"Since the resorts beginnings as a fishing destination, its waterways have been fundamentally important," Kerry Clark, curator of the Whistler Museum commented in a press release.
"This new archival collection will not only work to document the past; it will help us share images and information describing the changing character and uses of Whistler area rivers with future visitors and local residents. It will help tell the story of this unique aspect of the evolving community and lifestyle that is integral to Whistler."
The Whistler Museum is working together with the Resort Municipality of Whistler, Confluence Environmental Consulting, and local non-profit groups to put together the new collection, known as the Whistler Waterways Collection.
According to Ethan Askey, head of Confluence Environmental Consulting, the collection will have plenty of changes to document.
"There are so many human and non-human uses of these rivers that it can be a real challenge to understand and properly manage those uses," he stated in a news release from the Whistler Museum.
Askey noted that rivers across the province are showing obvious symptoms of pressure from many different human activities.
In Whistler, further changes are expected particularly as a result of small hydro projects. "There are something like 64 active applications for water power projects in our regional district right now, in addition to the ones that have already been approved." Askey said in the release. "A large-scale shift is occurring in water utilization and there are important implications for how ecological systems may be altered as a result."
The Whistler Fisheries Stewardship Group, the Resort Municipality of Whistler, and local "streamkeeper" volunteers are all aware of the ecological strain faced by local rivers; these groups contribute time and energy to monitoring the water quality and aquatic habitat values of many local streams. Through their ongoing efforts, numerous stream protection, rehabilitation and enhancement projects have been completed. Heather Beresford, stewardship supervisor with the RMOW, said that the efforts of these groups have been successful "in many small ways."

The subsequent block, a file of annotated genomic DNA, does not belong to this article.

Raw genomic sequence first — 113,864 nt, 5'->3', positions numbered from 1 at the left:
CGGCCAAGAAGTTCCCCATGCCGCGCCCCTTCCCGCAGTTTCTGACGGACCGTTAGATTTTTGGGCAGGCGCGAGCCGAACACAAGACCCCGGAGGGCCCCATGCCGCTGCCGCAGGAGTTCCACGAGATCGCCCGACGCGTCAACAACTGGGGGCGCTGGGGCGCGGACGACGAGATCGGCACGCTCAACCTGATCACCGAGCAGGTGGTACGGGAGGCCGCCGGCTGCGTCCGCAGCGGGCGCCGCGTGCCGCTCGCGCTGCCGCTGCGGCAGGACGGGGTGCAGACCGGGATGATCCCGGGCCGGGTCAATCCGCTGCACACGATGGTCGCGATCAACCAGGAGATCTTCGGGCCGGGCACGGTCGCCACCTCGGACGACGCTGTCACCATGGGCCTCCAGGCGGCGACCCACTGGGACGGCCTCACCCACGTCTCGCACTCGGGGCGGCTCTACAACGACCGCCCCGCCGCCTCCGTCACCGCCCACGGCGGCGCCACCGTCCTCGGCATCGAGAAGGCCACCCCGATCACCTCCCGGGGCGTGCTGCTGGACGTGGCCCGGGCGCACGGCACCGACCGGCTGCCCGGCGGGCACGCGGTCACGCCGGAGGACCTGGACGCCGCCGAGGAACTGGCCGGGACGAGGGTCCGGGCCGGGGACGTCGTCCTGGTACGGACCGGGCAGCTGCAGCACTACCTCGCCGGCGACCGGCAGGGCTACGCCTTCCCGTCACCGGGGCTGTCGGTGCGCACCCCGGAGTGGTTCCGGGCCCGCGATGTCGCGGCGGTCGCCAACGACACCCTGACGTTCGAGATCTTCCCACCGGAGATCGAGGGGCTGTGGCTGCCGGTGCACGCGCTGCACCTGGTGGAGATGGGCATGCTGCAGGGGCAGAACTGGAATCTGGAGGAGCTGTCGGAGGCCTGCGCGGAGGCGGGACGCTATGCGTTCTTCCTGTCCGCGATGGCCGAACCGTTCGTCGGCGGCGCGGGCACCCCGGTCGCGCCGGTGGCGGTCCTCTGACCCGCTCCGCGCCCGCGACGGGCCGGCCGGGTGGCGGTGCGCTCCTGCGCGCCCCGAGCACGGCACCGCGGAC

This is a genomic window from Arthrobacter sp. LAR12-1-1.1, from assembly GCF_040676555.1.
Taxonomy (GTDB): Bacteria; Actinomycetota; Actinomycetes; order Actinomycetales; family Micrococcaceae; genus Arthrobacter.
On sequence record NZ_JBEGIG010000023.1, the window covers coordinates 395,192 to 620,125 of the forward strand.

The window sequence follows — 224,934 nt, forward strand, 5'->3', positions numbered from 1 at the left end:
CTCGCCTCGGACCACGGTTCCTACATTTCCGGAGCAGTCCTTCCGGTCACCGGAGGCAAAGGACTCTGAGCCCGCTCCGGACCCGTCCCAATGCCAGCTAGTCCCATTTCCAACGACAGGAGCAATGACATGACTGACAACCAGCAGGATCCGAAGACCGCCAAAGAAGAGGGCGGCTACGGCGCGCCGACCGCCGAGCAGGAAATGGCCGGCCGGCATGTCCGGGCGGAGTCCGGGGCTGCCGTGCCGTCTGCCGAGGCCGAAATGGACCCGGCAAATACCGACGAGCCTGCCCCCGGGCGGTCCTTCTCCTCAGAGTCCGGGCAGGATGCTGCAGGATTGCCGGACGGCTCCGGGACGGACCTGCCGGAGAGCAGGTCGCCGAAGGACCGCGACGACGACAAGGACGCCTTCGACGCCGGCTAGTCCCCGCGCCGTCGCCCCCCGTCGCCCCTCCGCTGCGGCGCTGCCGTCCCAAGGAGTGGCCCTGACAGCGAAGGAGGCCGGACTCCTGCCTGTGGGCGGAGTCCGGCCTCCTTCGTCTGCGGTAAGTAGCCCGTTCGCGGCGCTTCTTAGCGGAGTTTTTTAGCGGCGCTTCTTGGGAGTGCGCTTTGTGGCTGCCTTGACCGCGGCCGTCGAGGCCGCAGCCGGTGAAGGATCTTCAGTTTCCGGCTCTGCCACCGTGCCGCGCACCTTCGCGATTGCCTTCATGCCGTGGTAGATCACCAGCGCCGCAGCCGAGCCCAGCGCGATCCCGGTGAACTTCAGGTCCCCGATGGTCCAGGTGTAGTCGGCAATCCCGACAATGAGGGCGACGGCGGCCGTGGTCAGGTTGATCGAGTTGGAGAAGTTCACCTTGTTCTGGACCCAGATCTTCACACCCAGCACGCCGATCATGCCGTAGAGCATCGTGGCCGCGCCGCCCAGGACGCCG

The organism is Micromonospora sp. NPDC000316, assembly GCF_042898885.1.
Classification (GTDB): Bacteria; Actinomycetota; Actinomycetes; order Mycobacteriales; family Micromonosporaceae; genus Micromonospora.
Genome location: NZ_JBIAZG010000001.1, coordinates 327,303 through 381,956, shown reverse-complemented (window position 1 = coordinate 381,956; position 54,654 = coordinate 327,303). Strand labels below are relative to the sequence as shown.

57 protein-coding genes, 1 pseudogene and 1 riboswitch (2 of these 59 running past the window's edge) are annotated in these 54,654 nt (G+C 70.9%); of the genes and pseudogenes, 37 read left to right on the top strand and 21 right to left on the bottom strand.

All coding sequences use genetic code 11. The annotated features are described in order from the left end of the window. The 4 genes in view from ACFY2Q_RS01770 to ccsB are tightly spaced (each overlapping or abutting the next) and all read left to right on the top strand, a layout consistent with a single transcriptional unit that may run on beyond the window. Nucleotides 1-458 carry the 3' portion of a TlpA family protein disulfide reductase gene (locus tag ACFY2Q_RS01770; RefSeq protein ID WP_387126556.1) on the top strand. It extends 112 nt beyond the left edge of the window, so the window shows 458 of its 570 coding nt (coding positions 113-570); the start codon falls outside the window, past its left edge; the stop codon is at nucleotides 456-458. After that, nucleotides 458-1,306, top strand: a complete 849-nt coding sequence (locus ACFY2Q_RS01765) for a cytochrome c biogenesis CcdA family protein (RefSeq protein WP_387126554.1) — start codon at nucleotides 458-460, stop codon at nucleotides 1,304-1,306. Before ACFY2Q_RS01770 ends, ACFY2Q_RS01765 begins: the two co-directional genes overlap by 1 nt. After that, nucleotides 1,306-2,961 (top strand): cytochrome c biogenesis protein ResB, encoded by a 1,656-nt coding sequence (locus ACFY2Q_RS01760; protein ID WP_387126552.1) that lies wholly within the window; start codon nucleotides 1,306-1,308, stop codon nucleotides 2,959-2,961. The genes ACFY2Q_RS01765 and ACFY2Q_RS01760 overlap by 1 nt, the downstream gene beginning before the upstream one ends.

"Through this work, many small local streams for example Crabapple Creek, Jordan Creek, Scotia Creek, and the River of Golden Dreams are now supporting healthy numbers of fish where previously some were showing real signs of stress from resort and residential development in the valley bottom," said Beresford.
The new collection will also document changes in the nature of recreational river use, including fishing and kayaking.
Kayaking in the Whistler area has evolved from humble beginnings, including hosting the National Slalom Kayak Championships in the 1970s, to its present day incarnation where tumultuous rapids and 10 metre waterfalls are now key to a good run for some expert kayakers. Many rivers that were previously not considered navigable now see frequent recreational use, while other rivers that have long been paddled and enjoyed are now being lost or threatened through development or natural forces.
A recent study completed by Confluence Environmental Consulting identified 100 whitewater runs on 46 different rivers in the district. The most popular runs identified in the study were on the upper Cheakamus River, Callaghan Creek, Ashlu Creek, Elaho River Canyon, and the Ryan River.
Many popular whitewater runs are in areas considered candidates for hydro power development.
On Rutherford Creek, newly engineered whitewater facilities are currently being constructed to compensate for the loss of a whitewater run. A 550 metre-long artificial stream channel is being built by Cloudworks Energy through collaboration with the Whitewater Kayak Association of B.C. and local paddling clubs.
Natural forces have also resulted in changes to local river systems. The October 2003 floods rearranged some waterways, including creating a new 4-metre waterfall at the start of the upper Cheakamus River run.
The Whistler Museum hopes to document these and other changes in its Whistler Waterways Collection. According to Clark, the museum is now accepting photographs depicting "anything to do with Whistler waterways."
For more information, to become involved, or to donate photographs to the Whistler Waterways Collection, contact Ethan Askey at 604-938-3131 or Kerry Clark at 604-932-2019.